Executive Order Requires Paid Sick Leave For Federal Contractors and Subcontractors
LEGISLATIVE AND ADMINISTRATIVE ACTION
Executive Order Requires Paid Sick Leave For Federal Contractors and Subcontractors. Executive Order 13706, signed September, 2015, requires Federal contractors and their subcontractors to provide seven days of annual paid sick leave to employees for illness, family illness, domestic violence, sexual assault or stalking. The leave is allotted at one hour for every 30 hours worked up to 56 hours per year.
Obama Administration Assures Religious Beliefs. The Administration has proposed a revised rule under the DOL Faith Based Neighborhood Partnership which funds job training and job creation programs run by religiously affiliated organizations. The rule would provide greater protection to clients or participants against being required or coerced into participation in overtly religious activities. The rule also provides equal protection for the faith based organizations. It places them on an equal basis with other non-profits for award of Federal funds. It lightens the current scrutiny on restricted “religious activities,” by replacing the term “inherently religious” with “explicitly” and “overtly” religious activity, thus giving more latitude to the organizations.
Trends – Domestic Partners
Domestic Partner Benefits On Decline. During the last decade companies and governments began providing health insurance and other benefits to domestic partners – non-married employees and their significant others. This was largely done to provide benefits to same sex couples who could not legally marry and receive the same benefits as married employees. Many organizations and some states expanded the domestic partner definition to include any committed non-married couple – including heterosexuals, and even non-romantic cohabitants. FMLA benefits are available in some states for domestic partners – the same as for spouses. Now that same sex marriage is legal, much of the original reasoning has changed. Corporations (i.e. Verizon, Delta, IBM, and more) are stopping domestic partner coverage and simply returning to benefits for married couples. Some states are also considering eliminating the domestic partner category from their FMLA and benefits laws.
Perceived As Gay – Harassment Of Heterosexual Firefighter. A court found sufficient evidence to support charges of both Title VII employment harassment and personal suit of fire department supervision for intentional infliction of emotional distress under state law. The victim was a young EMT. He joined the fire department at the end of high school. Two older managers learned that the EMT had declined to have sex with a very intoxicated young woman after a high school dance. They believed that any “real man” would have eagerly taken advantage of that situation; thus the young EMT must be gay, and not the sort of “man” who belonged in the Department. They began a prolonged campaign of name calling they knew to be offensive and unwelcome. They began to look for any other “signs” that the youth was not a real man and began criticizing his clothes, his mannerisms, even the car he drove as less than masculine.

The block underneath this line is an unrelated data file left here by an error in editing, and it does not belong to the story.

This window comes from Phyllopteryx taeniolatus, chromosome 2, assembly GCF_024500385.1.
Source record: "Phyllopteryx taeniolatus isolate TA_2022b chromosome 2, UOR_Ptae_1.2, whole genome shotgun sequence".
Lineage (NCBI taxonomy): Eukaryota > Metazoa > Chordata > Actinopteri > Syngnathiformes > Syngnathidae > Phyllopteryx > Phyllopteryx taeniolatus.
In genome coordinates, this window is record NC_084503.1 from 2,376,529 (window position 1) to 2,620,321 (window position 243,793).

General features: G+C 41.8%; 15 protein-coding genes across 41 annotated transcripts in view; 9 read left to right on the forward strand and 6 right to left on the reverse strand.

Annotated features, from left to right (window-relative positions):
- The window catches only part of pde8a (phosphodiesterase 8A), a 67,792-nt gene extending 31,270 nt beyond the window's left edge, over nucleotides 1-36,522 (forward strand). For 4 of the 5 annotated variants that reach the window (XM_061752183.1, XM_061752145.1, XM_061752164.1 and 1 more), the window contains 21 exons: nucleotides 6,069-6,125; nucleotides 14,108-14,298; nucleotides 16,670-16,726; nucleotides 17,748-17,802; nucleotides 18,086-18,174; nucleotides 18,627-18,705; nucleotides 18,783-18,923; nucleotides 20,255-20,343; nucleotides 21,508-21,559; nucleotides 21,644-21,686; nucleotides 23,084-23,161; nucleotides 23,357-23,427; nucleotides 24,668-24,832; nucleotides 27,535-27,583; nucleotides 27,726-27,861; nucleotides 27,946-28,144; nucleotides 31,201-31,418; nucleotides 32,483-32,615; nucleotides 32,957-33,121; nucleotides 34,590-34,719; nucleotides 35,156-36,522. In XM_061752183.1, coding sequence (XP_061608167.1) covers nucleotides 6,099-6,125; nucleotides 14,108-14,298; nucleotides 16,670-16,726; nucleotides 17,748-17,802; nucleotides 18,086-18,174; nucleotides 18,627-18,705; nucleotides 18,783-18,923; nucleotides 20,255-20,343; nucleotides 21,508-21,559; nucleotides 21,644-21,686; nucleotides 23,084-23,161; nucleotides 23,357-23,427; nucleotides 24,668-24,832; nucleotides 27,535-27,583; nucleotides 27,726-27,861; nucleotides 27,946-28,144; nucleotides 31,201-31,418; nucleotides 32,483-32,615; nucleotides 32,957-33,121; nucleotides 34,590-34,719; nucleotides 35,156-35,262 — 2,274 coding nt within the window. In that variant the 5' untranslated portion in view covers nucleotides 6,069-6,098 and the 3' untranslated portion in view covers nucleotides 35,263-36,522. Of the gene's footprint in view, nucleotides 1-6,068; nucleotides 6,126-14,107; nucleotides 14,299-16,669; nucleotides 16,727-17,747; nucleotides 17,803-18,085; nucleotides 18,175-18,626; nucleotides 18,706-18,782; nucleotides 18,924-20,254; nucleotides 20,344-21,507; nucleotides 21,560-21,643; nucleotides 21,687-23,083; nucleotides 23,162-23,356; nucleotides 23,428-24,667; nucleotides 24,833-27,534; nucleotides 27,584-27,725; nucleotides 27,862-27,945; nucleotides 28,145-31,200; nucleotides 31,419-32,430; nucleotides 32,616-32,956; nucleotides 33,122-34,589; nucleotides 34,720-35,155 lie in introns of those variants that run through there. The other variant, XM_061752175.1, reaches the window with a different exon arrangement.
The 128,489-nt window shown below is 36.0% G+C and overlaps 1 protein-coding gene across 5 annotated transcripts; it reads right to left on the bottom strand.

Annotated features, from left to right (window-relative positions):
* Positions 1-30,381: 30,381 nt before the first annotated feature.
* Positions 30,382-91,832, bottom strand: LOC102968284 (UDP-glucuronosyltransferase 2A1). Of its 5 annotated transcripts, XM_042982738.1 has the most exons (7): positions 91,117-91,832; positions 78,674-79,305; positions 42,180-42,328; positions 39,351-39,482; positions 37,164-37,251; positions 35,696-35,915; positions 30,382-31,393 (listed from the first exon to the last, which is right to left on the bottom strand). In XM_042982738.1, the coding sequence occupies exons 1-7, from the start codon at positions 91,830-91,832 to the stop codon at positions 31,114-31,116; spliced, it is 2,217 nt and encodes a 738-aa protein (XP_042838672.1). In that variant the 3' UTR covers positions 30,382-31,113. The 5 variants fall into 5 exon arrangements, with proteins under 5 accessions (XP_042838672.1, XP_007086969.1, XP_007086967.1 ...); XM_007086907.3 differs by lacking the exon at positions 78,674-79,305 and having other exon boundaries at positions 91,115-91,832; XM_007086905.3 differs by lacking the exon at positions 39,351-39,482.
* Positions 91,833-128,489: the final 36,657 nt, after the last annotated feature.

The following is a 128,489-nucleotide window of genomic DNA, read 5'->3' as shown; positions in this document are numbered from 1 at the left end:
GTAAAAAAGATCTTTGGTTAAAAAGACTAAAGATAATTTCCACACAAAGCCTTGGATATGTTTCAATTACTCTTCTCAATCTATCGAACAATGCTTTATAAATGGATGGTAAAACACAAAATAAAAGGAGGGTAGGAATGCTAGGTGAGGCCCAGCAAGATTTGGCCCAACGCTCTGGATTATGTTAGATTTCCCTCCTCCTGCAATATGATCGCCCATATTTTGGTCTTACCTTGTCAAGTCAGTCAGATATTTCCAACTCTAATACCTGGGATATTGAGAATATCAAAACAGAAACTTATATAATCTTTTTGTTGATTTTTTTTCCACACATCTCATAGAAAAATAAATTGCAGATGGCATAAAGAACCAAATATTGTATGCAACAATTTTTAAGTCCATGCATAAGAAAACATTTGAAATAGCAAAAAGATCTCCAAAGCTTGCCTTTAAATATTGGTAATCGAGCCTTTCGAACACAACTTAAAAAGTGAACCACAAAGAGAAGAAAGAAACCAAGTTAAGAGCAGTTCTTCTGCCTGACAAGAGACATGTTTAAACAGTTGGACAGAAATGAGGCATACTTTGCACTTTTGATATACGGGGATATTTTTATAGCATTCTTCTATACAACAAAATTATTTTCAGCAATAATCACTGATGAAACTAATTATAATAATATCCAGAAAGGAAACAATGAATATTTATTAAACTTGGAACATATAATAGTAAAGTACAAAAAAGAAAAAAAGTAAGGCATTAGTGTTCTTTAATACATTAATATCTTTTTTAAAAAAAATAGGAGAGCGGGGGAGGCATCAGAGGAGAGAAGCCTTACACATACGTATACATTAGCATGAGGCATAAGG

They informed other employees and the public that the EMT was gay. They even contacted his former girlfriend and his current girlfriend to let them know he was gay. The fire department sought to defend the suit by saying it was “just teasing and horseplay” as part of the routine camaraderie. The court disagreed, ruling that a jury could find the conduct was deliberate, intentional and outrageous and “utterly intolerable in a civilized community.” Tyndall v. Berlin Fire Co. (D. Md., 2015).
Vague and Subjective Standards
Vague And Subjective Reasons Are Not Valid For Discharge, And Transgender Defense Did Not Work. A Federal court has allowed four female restaurant managers to pursue sex discrimination cases due to the vague and undefined standards used in their terminations. Reynolds, et al. v. Chipotle Mexican Grill (S. D. Oh. 2015). The reasons used for discharge included “did not display leadership,” “faded into the background,” and “did not represent herself well.” There were no definitions and no tangible examples provided to back up these characterizations. The court found the company’s reasons were so vague and subjective that it raised an inference of pretext. Further there was evidence that male managers with lower ratings were retained. Finally the company tried to defend one discharge by claiming the female manager had been replaced by another woman. However, the replacement was a transgender person who identified and presented as male. The court ruled that the replacement should be considered male.
Vague And Subjective Criteria Are Not Sufficient To Justify Layoffs. “Validity” is required to defend against charges of discrimination. Objective, definable and explainable decision making criteria are a fundamental element of validity. In Chicago Teachers Union v. Bd. Of Education of the City of Chicago (7th Cir., 2015) the plaintiffs challenged the closure of schools and layoffs of teachers. The court found sufficient basis for a class action suit based on “subjective review, rather than objective measurable criteria.” The closure had a highly disproportionate impact on schools in African- American sections of the city, and although only 27% of Chicago teachers were African- American, 51% of those losing their jobs were African-American.